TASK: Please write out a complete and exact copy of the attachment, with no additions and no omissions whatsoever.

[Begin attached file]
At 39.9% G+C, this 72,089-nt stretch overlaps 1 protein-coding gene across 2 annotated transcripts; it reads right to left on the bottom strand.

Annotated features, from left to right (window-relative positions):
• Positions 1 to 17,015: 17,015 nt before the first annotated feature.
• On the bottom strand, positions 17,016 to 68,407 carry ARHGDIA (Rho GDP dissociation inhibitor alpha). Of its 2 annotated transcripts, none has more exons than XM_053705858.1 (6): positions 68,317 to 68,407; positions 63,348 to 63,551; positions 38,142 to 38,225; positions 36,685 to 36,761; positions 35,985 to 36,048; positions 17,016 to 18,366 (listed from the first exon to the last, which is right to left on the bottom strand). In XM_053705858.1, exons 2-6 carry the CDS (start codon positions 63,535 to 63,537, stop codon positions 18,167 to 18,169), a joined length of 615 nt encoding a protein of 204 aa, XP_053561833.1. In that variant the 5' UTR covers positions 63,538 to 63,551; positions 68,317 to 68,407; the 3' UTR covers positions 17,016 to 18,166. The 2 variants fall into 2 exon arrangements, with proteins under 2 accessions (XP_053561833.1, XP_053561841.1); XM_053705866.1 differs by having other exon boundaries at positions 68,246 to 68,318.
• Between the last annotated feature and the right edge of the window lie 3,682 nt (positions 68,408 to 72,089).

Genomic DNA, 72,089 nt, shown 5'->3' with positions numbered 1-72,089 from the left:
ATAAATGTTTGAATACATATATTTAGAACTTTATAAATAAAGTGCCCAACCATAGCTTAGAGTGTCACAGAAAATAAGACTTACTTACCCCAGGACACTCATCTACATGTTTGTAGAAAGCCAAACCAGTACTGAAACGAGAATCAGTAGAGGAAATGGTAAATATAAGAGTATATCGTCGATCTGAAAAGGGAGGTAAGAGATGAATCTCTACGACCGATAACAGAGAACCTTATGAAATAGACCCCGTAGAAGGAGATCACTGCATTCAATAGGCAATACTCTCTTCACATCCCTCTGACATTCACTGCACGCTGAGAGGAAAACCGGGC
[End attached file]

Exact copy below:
At 39.9% G+C, this 72,089-nt stretch overlaps 1 protein-coding gene across 2 annotated transcripts; it reads right to left on the bottom strand.

Annotated features, from left to right (window-relative positions):
• Positions 1 to 17,015: 17,015 nt before the first annotated feature.
• On the bottom strand, positions 17,016 to 68,407 carry ARHGDIA (Rho GDP dissociation inhibitor alpha). Of its 2 annotated transcripts, none has more exons than XM_053705858.1 (6): positions 68,317 to 68,407; positions 63,348 to 63,551; positions 38,142 to 38,225; positions 36,685 to 36,761; positions 35,985 to 36,048; positions 17,016 to 18,366 (listed from the first exon to the last, which is right to left on the bottom strand). In XM_053705858.1, exons 2-6 carry the CDS (start codon positions 63,535 to 63,537, stop codon positions 18,167 to 18,169), a joined length of 615 nt encoding a protein of 204 aa, XP_053561833.1. In that variant the 5' UTR covers positions 63,538 to 63,551; positions 68,317 to 68,407; the 3' UTR covers positions 17,016 to 18,166. The 2 variants fall into 2 exon arrangements, with proteins under 2 accessions (XP_053561833.1, XP_053561841.1); XM_053705866.1 differs by having other exon boundaries at positions 68,246 to 68,318.
• Between the last annotated feature and the right edge of the window lie 3,682 nt (positions 68,408 to 72,089).

Genomic DNA, 72,089 nt, shown 5'->3' with positions numbered 1-72,089 from the left:
ATAAATGTTTGAATACATATATTTAGAACTTTATAAATAAAGTGCCCAACCATAGCTTAGAGTGTCACAGAAAATAAGACTTACTTACCCCAGGACACTCATCTACATGTTTGTAGAAAGCCAAACCAGTACTGAAACGAGAATCAGTAGAGGAAATGGTAAATATAAGAGTATATCGTCGATCTGAAAAGGGAGGTAAGAGATGAATCTCTACGACCGATAACAGAGAACCTTATGAAATAGACCCCGTAGAAGGAGATCACTGCATTCAATAGGCAATACTCTCTTCACATCCCTCTGACATTCACTGCACGCTGAGAGGAAAACCGGGC